Hyderus and Toilet Twinning
Hyderus has recently twinned its toilets with those in Bihar, India, establishing two separate toilets through the Tearfund and Cord charities as part of their drive to build more toilets in countries with poor hygiene and sanitation. When twinning toilets, there are several countries to choose from, mostly in Africa and Asia, but due to Hyderus’ strong links with India, it seems appropriate that the company should choose this country for their donation. Hyderus employs several staff in India and senior staff visit the country several times a year. We have two certificates from Tearfund which include a picture of our twinned toilets including details of their exact location (see below).
A little background to the whole twinning concept wouldn’t go amiss here since it is a relatively recent concept.
A little background
The charity, Cord, which is an international peace-building organisation working both in conflict and post-conflict societies, is mainly responsible for the idea of toilet twinning. It all happened in such a bizarre way with the idea originating in someone’s bathroom!! When the wife of one of Cord’s managers sponsored a toilet in Burundi as a Christmas present to her husband, she taped a picture of a latrine onto the loo seat at home and stuck a note onto the seat bearing the words : “I’ve twinned your loo”. Inspired by this, her husband helped to develop the concept and after several months, Toilet Twinning was launched by Cord and its initial target – of twinning 500 toilets in Burundi – was reached within just three months. Recognising the global potential of the Toilet Twinning concept, Cord joined forces with Tearfund in 2010 in order to increase the number of countries where toilets could be twinned. Cord then handed over the Toilet Twinning baton to Tearfund in 2015 to enable Cord to concentrate on its peace-building work. By 2015, Toilet Twinning had raised more than £2.3 million and twinned about 35, 000 toilets in more than 40 countries.
Why toilet twinning?
It’s just unacceptable – one in three people in the world is without a suitable toilet – we take our toilets for granted and even have several in one house alone resulting in some people having their own personal toilet. This is not just the case for the very rich – most houses in Britain these days are being built with an ensuite on a master bedroom, even in smaller houses. Of course, the opposite is true of many poor countries where communities are lucky to have one toilet for every rural village – if that. As a result, standards of sanitation and hygiene are very low and disease and poor health rife, leading to death in some cases, with children, women, the elderly and the sick being the most likely to suffer. Every minute, three children under the age of five die as a result of poor hygiene and sanitation.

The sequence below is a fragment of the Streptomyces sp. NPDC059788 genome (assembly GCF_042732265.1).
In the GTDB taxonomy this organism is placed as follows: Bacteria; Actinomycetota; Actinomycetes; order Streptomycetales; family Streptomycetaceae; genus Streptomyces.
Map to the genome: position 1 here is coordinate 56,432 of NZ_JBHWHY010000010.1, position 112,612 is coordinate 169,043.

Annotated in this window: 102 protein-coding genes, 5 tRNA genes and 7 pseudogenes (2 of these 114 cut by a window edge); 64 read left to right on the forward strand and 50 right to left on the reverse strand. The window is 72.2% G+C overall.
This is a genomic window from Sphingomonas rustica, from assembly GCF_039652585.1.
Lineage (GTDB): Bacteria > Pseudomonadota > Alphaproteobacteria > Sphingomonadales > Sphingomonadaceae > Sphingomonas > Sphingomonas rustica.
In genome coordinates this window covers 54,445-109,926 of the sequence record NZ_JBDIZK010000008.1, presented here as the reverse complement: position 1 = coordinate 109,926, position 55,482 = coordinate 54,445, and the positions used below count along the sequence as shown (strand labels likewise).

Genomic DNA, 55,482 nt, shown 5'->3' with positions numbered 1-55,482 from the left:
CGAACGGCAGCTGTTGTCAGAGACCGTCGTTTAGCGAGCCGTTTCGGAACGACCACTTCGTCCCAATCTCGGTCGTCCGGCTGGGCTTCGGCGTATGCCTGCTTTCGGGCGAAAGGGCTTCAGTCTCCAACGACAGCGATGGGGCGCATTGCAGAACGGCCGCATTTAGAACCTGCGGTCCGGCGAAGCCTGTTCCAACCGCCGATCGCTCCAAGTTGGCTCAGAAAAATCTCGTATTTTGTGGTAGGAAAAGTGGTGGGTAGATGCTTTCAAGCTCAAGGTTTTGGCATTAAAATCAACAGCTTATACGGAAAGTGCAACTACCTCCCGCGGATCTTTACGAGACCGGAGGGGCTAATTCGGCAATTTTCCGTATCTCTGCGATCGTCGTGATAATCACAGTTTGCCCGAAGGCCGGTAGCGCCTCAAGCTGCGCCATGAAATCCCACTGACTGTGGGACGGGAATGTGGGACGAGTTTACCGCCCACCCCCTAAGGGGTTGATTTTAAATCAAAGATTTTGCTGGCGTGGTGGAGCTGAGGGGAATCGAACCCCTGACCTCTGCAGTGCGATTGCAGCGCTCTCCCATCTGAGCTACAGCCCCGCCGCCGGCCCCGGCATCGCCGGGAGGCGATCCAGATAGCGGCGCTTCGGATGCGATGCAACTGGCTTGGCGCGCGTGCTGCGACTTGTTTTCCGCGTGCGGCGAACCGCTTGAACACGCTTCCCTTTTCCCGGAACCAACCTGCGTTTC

Girls and women suffer the most since, due to cultural tradition, they are required to go to the toilet very early in the morning or late at night when they will not be seen. They sometimes have to walk far from their homes just to relieve themselves and, as a result, are prey to predatory sexual attacks. There was outrage in May, earlier this year, when two young girls were found hanging from trees in the Uttar Pradesh province in India, having been savagely raped and murdered whilst out in search of somewhere suitable to relieve themselves. Not only are there threats of sexually-motivated attacks on girls and women but there are other menaces lurking in the countryside like snakes which have the potential to bite and poison their prey. The lack of toilets has consequences for all of the population and the implications reach far and wide.
The Good News about toilet twinning!
Toilet Twinning provides people in the poorest communities on the planet with a decent toilet, clean water and all the information they need to stay healthy. It’s the key to helping whole communities break free of the poverty trap.
How does it work?
In their work to improve hygiene and sanitation, teams from Tearfund work alongside communities in order to access decent toilets especially in rural areas. When a latrine/toilet is built, a picture is taken and sent back to Head Office including such details as their longitude and latitude coordinates. You then make your donation and receive a certificate showing you the toilet you have donated towards along with its GPS coordinates so that you can actually view the toilet on google maps. Toilets are twinned after they have been built, resulting in the funds raised also being used for water and sanitation projects. You can twin your loo in a country of your choice and you then received a personalised certificate (see below) complete with a colour photo of its twin and GPS coordinates so you can look up your twin on Google Maps.
Your donation helps families to access clean water and toilets. This vital combination works together to prevent the spread of disease which, in turn, results in better health for everyone, renewed confidence and optimism in people’s lives and stronger and safer communities – stronger because families are now healthy enough to work the land and provide for their families, and – safer because girls and women no longer have to put themselves at risk by going out late at night to find somewhere appropriate to relieve themselves. All in all, toilet twinning is a winner!!